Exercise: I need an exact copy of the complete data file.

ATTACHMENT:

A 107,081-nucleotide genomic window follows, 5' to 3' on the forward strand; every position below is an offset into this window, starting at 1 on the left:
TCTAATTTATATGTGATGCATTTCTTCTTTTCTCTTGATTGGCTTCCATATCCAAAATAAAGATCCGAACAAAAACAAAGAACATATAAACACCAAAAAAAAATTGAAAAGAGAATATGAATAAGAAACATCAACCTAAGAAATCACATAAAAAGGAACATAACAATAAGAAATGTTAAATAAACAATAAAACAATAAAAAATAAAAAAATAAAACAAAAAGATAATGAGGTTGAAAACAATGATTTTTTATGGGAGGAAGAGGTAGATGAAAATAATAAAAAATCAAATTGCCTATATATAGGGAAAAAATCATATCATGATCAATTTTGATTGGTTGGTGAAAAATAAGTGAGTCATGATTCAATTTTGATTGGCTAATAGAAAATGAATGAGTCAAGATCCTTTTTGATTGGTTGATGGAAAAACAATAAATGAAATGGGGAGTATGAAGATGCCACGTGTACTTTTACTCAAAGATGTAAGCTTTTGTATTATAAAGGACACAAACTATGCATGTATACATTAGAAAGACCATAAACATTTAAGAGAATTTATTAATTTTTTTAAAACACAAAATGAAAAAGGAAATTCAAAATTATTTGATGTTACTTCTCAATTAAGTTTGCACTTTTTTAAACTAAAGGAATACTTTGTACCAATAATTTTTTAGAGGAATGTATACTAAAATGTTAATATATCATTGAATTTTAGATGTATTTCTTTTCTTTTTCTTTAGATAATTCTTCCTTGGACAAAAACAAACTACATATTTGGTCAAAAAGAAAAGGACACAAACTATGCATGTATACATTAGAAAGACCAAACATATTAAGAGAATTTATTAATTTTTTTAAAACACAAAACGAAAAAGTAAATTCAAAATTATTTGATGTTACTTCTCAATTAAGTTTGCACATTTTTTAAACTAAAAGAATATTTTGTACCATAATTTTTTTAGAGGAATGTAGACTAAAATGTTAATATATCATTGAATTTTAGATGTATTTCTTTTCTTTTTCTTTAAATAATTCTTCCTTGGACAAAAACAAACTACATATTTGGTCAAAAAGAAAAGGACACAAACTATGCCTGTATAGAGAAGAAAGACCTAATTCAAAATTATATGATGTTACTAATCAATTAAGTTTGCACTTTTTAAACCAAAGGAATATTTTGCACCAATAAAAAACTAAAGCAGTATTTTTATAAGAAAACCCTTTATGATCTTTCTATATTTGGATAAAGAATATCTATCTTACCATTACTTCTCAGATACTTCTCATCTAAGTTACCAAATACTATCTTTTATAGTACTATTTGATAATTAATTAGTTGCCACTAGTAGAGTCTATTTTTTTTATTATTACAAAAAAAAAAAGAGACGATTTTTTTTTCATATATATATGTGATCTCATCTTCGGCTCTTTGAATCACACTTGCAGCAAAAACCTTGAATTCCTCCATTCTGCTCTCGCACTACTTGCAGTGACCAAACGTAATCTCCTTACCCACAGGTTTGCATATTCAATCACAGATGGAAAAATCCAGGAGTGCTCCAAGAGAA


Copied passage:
A 107,081-nucleotide genomic window follows, 5' to 3' on the forward strand; every position below is an offset into this window, starting at 1 on the left:
TCTAATTTATATGTGATGCATTTCTTCTTTTCTCTTGATTGGCTTCCATATCCAAAATAAAGATCCGAACAAAAACAAAGAACATATAAACACCAAAAAAAAATTGAAAAGAGAATATGAATAAGAAACATCAACCTAAGAAATCACATAAAAAGGAACATAACAATAAGAAATGTTAAATAAACAATAAAACAATAAAAAATAAAAAAATAAAACAAAAAGATAATGAGGTTGAAAACAATGATTTTTTATGGGAGGAAGAGGTAGATGAAAATAATAAAAAATCAAATTGCCTATATATAGGGAAAAAATCATATCATGATCAATTTTGATTGGTTGGTGAAAAATAAGTGAGTCATGATTCAATTTTGATTGGCTAATAGAAAATGAATGAGTCAAGATCCTTTTTGATTGGTTGATGGAAAAACAATAAATGAAATGGGGAGTATGAAGATGCCACGTGTACTTTTACTCAAAGATGTAAGCTTTTGTATTATAAAGGACACAAACTATGCATGTATACATTAGAAAGACCATAAACATTTAAGAGAATTTATTAATTTTTTTAAAACACAAAATGAAAAAGGAAATTCAAAATTATTTGATGTTACTTCTCAATTAAGTTTGCACTTTTTTAAACTAAAGGAATACTTTGTACCAATAATTTTTTAGAGGAATGTATACTAAAATGTTAATATATCATTGAATTTTAGATGTATTTCTTTTCTTTTTCTTTAGATAATTCTTCCTTGGACAAAAACAAACTACATATTTGGTCAAAAAGAAAAGGACACAAACTATGCATGTATACATTAGAAAGACCAAACATATTAAGAGAATTTATTAATTTTTTTAAAACACAAAACGAAAAAGTAAATTCAAAATTATTTGATGTTACTTCTCAATTAAGTTTGCACATTTTTTAAACTAAAAGAATATTTTGTACCATAATTTTTTTAGAGGAATGTAGACTAAAATGTTAATATATCATTGAATTTTAGATGTATTTCTTTTCTTTTTCTTTAAATAATTCTTCCTTGGACAAAAACAAACTACATATTTGGTCAAAAAGAAAAGGACACAAACTATGCCTGTATAGAGAAGAAAGACCTAATTCAAAATTATATGATGTTACTAATCAATTAAGTTTGCACTTTTTAAACCAAAGGAATATTTTGCACCAATAAAAAACTAAAGCAGTATTTTTATAAGAAAACCCTTTATGATCTTTCTATATTTGGATAAAGAATATCTATCTTACCATTACTTCTCAGATACTTCTCATCTAAGTTACCAAATACTATCTTTTATAGTACTATTTGATAATTAATTAGTTGCCACTAGTAGAGTCTATTTTTTTTATTATTACAAAAAAAAAAAGAGACGATTTTTTTTTCATATATATATGTGATCTCATCTTCGGCTCTTTGAATCACACTTGCAGCAAAAACCTTGAATTCCTCCATTCTGCTCTCGCACTACTTGCAGTGACCAAACGTAATCTCCTTACCCACAGGTTTGCATATTCAATCACAGATGGAAAAATCCAGGAGTGCTCCAAGAGAA